A quadrilateral, to the contrast with a triangle, usually cannot be uniquely determined by the lengths of its sides. And its area may be different, too.
I suppose the sides are go in the given order. Consider an angle `alpha` between sides 5 and 6. Then the corresponding diagonal c may be found by the Cosine law:
`c^2 = 5^2+6^2-2*5*6*cos(alpha)=61-60*cos(alpha).`
This diagonal also forms a triangle with the sides 4 and 9, so it cannot be greater than 4+9=13 and cannot be less than 9-4=5.
The area of a quadrilateral is the sum of the areas of these two triangles. It is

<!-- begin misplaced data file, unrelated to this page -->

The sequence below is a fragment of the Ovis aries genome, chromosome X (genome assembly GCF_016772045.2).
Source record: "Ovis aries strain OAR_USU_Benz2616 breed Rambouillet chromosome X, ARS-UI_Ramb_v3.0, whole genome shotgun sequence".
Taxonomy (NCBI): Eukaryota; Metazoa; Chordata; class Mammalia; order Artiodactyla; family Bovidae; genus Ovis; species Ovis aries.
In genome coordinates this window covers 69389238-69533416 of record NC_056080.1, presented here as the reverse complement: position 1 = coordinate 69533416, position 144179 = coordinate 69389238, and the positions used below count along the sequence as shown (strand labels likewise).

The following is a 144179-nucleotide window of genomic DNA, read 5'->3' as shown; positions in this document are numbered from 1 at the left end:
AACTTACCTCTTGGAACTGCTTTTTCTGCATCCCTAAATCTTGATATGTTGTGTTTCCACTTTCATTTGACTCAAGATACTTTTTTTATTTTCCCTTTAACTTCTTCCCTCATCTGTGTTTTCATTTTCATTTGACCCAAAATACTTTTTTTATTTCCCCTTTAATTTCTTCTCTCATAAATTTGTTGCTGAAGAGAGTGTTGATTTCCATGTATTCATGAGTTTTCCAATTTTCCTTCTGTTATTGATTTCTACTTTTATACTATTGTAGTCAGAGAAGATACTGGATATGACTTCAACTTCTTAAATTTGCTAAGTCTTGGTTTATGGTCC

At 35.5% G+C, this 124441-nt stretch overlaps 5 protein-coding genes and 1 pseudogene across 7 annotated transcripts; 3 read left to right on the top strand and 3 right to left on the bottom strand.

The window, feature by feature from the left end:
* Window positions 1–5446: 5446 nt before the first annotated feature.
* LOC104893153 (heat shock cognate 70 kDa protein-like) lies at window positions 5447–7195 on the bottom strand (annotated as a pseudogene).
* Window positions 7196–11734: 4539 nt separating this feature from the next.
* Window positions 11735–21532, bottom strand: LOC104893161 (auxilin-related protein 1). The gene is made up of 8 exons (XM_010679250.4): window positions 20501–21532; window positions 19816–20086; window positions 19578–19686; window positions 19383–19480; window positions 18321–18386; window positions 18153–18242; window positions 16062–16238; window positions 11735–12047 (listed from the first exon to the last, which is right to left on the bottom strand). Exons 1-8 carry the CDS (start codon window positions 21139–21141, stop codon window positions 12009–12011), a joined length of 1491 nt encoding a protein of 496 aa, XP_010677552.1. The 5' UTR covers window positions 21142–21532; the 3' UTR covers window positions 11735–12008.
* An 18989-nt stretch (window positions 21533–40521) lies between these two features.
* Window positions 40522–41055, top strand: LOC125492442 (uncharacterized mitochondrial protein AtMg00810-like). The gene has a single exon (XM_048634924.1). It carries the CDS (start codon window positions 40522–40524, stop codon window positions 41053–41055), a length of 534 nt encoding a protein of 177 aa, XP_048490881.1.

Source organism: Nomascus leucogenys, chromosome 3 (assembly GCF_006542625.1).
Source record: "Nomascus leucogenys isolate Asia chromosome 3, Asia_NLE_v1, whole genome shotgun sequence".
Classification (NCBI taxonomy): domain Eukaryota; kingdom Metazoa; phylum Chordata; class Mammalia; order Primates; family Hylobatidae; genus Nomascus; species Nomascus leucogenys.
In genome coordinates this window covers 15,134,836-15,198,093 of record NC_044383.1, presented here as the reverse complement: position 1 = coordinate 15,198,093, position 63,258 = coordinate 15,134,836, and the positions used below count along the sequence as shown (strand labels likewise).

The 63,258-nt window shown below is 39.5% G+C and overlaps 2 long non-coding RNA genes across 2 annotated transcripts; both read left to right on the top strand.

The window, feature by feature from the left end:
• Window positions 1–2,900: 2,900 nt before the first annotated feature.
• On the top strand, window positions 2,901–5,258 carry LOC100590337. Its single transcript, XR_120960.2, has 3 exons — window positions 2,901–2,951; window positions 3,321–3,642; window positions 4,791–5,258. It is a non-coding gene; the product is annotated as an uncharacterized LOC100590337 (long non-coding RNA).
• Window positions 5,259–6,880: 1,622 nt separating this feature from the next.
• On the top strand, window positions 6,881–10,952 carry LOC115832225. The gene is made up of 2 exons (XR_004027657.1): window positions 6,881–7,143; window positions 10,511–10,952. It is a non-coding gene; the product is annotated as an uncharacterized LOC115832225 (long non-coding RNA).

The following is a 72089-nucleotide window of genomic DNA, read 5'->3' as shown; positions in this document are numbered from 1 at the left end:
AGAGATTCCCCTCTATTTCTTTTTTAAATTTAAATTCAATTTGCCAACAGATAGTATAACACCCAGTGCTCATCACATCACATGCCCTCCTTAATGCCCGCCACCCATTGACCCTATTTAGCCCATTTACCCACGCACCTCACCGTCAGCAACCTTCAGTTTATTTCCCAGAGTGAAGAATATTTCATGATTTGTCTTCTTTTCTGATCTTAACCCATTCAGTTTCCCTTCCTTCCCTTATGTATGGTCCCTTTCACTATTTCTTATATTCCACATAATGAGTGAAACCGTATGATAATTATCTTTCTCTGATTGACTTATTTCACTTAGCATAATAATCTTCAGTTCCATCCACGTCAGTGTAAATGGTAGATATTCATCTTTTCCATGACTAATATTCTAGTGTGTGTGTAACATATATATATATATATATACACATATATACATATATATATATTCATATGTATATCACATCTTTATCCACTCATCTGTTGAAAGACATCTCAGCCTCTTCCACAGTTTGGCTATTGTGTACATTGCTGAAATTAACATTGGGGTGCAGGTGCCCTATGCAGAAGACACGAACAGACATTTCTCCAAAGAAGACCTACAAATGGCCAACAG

`1/2*5*6*sin(alpha) + 1/4* sqrt((169-c^2)(c^2-25))`
(Heron's formula is used for the second case). It is
`15sin(alpha) + 1/4* sqrt((108+60cos(alpha))(36-60cos(alpha))).`
This function is not a constant, please look at its graph by the link attached. There one can see limits for `alpha` and for the area.